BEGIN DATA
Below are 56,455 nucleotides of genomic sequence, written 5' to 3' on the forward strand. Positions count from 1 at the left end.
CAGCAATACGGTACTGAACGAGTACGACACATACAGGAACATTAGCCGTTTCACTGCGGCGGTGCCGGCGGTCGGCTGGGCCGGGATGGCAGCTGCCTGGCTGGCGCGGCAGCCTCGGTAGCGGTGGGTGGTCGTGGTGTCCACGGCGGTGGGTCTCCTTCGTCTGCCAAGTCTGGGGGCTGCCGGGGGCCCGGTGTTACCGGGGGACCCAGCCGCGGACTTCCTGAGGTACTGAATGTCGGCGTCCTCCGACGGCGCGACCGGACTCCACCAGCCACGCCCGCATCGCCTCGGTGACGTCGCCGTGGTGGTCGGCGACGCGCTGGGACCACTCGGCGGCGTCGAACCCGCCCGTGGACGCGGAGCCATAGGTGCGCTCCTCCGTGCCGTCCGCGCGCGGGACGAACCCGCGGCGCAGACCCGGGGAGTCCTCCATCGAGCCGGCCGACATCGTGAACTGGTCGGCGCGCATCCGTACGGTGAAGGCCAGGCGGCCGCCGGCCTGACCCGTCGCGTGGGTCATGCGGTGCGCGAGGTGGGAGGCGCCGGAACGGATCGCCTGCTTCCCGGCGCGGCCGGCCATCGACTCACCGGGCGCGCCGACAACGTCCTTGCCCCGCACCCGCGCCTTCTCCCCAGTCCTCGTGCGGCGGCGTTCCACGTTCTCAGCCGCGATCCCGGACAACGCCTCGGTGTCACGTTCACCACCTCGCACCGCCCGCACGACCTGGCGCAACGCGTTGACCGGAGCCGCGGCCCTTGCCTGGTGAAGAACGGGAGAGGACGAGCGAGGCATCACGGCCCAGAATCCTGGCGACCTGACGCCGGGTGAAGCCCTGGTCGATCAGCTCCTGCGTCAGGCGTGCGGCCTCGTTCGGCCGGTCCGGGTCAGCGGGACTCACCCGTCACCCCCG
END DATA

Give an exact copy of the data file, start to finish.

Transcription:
Below are 56,455 nucleotides of genomic sequence, written 5' to 3' on the forward strand. Positions count from 1 at the left end.
CAGCAATACGGTACTGAACGAGTACGACACATACAGGAACATTAGCCGTTTCACTGCGGCGGTGCCGGCGGTCGGCTGGGCCGGGATGGCAGCTGCCTGGCTGGCGCGGCAGCCTCGGTAGCGGTGGGTGGTCGTGGTGTCCACGGCGGTGGGTCTCCTTCGTCTGCCAAGTCTGGGGGCTGCCGGGGGCCCGGTGTTACCGGGGGACCCAGCCGCGGACTTCCTGAGGTACTGAATGTCGGCGTCCTCCGACGGCGCGACCGGACTCCACCAGCCACGCCCGCATCGCCTCGGTGACGTCGCCGTGGTGGTCGGCGACGCGCTGGGACCACTCGGCGGCGTCGAACCCGCCCGTGGACGCGGAGCCATAGGTGCGCTCCTCCGTGCCGTCCGCGCGCGGGACGAACCCGCGGCGCAGACCCGGGGAGTCCTCCATCGAGCCGGCCGACATCGTGAACTGGTCGGCGCGCATCCGTACGGTGAAGGCCAGGCGGCCGCCGGCCTGACCCGTCGCGTGGGTCATGCGGTGCGCGAGGTGGGAGGCGCCGGAACGGATCGCCTGCTTCCCGGCGCGGCCGGCCATCGACTCACCGGGCGCGCCGACAACGTCCTTGCCCCGCACCCGCGCCTTCTCCCCAGTCCTCGTGCGGCGGCGTTCCACGTTCTCAGCCGCGATCCCGGACAACGCCTCGGTGTCACGTTCACCACCTCGCACCGCCCGCACGACCTGGCGCAACGCGTTGACCGGAGCCGCGGCCCTTGCCTGGTGAAGAACGGGAGAGGACGAGCGAGGCATCACGGCCCAGAATCCTGGCGACCTGACGCCGGGTGAAGCCCTGGTCGATCAGCTCCTGCGTCAGGCGTGCGGCCTCGTTCGGCCGGTCCGGGTCAGCGGGACTCACCCGTCACCCCCG